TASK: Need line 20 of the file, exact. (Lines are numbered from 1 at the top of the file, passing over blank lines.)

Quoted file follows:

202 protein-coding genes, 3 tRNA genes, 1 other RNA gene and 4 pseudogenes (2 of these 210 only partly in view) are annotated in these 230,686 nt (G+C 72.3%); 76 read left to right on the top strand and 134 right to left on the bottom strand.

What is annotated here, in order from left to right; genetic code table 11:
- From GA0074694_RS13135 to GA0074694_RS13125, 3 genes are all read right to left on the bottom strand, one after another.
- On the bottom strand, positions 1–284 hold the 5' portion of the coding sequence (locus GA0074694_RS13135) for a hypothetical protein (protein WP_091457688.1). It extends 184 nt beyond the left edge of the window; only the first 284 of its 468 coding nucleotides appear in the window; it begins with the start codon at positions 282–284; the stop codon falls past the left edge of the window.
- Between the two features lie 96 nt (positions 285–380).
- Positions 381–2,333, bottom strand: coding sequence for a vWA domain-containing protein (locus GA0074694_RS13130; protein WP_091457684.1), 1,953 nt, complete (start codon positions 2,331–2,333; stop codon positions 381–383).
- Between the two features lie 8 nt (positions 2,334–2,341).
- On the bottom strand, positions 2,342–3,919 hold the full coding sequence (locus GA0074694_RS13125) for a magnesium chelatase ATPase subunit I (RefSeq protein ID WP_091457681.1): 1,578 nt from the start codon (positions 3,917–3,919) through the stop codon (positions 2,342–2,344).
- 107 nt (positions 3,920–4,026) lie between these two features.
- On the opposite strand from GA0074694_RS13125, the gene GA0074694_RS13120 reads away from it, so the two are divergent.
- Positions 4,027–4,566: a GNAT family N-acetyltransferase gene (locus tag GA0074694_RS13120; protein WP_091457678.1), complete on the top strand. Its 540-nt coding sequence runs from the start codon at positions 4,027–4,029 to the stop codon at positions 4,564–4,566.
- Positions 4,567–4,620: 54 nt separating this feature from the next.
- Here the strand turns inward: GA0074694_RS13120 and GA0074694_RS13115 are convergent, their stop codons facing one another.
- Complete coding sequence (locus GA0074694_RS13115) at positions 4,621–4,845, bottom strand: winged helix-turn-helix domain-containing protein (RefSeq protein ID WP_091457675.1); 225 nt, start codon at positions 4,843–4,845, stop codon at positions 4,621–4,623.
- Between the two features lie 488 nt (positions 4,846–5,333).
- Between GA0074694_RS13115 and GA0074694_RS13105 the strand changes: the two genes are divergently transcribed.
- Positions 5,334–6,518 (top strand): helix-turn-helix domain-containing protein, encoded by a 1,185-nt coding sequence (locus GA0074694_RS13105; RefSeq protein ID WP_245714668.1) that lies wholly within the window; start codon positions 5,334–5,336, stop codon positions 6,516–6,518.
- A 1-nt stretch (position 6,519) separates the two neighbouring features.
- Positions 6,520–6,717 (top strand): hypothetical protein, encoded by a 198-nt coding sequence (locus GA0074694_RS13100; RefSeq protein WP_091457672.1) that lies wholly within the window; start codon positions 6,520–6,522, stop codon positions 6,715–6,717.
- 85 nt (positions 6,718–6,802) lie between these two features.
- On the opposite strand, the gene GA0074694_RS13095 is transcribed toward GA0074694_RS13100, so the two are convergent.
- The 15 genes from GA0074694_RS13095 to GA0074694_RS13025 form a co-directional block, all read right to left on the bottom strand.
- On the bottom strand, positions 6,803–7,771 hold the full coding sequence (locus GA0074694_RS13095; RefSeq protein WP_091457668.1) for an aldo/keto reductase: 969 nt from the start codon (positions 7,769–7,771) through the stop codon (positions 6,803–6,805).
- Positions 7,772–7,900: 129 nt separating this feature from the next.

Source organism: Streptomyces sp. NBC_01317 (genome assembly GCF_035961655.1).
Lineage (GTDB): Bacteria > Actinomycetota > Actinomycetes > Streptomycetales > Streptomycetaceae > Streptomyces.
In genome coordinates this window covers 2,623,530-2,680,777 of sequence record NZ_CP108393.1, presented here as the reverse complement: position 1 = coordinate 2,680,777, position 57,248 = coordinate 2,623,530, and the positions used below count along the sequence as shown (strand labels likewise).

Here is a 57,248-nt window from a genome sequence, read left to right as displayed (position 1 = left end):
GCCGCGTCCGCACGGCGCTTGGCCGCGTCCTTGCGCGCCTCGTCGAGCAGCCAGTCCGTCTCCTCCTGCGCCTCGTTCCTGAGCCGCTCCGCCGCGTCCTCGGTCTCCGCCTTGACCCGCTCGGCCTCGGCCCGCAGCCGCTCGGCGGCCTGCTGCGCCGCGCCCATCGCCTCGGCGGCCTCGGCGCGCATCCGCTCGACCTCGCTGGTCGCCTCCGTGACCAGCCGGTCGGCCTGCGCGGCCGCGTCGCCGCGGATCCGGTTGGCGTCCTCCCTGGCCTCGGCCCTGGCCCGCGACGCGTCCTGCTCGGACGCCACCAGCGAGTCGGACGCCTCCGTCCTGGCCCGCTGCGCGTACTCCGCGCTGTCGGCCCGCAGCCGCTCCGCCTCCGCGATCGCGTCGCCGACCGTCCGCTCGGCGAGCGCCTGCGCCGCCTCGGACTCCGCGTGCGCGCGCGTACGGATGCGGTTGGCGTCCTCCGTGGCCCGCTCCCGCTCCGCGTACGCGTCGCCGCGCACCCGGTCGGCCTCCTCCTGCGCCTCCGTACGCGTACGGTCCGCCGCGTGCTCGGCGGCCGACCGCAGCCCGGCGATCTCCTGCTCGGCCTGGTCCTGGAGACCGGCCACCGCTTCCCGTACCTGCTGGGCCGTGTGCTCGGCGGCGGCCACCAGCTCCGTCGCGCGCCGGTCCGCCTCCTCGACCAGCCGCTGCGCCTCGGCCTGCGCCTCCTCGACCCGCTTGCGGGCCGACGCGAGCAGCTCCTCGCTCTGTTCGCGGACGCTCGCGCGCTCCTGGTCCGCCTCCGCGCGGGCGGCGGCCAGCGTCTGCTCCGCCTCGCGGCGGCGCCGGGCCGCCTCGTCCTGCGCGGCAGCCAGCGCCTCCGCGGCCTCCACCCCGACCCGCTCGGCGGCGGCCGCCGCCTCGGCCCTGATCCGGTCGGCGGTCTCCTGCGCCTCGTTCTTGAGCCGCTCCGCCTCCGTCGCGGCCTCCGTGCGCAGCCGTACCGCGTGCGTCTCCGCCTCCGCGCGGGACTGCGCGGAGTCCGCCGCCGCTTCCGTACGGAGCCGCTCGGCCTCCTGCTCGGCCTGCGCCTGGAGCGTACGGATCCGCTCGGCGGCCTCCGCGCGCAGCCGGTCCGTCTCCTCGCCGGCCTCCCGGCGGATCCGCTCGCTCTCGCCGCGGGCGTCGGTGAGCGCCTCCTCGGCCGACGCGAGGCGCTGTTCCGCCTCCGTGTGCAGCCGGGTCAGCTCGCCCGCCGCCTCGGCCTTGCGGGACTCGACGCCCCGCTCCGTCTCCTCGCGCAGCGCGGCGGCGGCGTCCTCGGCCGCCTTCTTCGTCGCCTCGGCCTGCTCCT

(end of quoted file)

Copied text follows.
- 85 nt (positions 6,718–6,802) lie between these two features.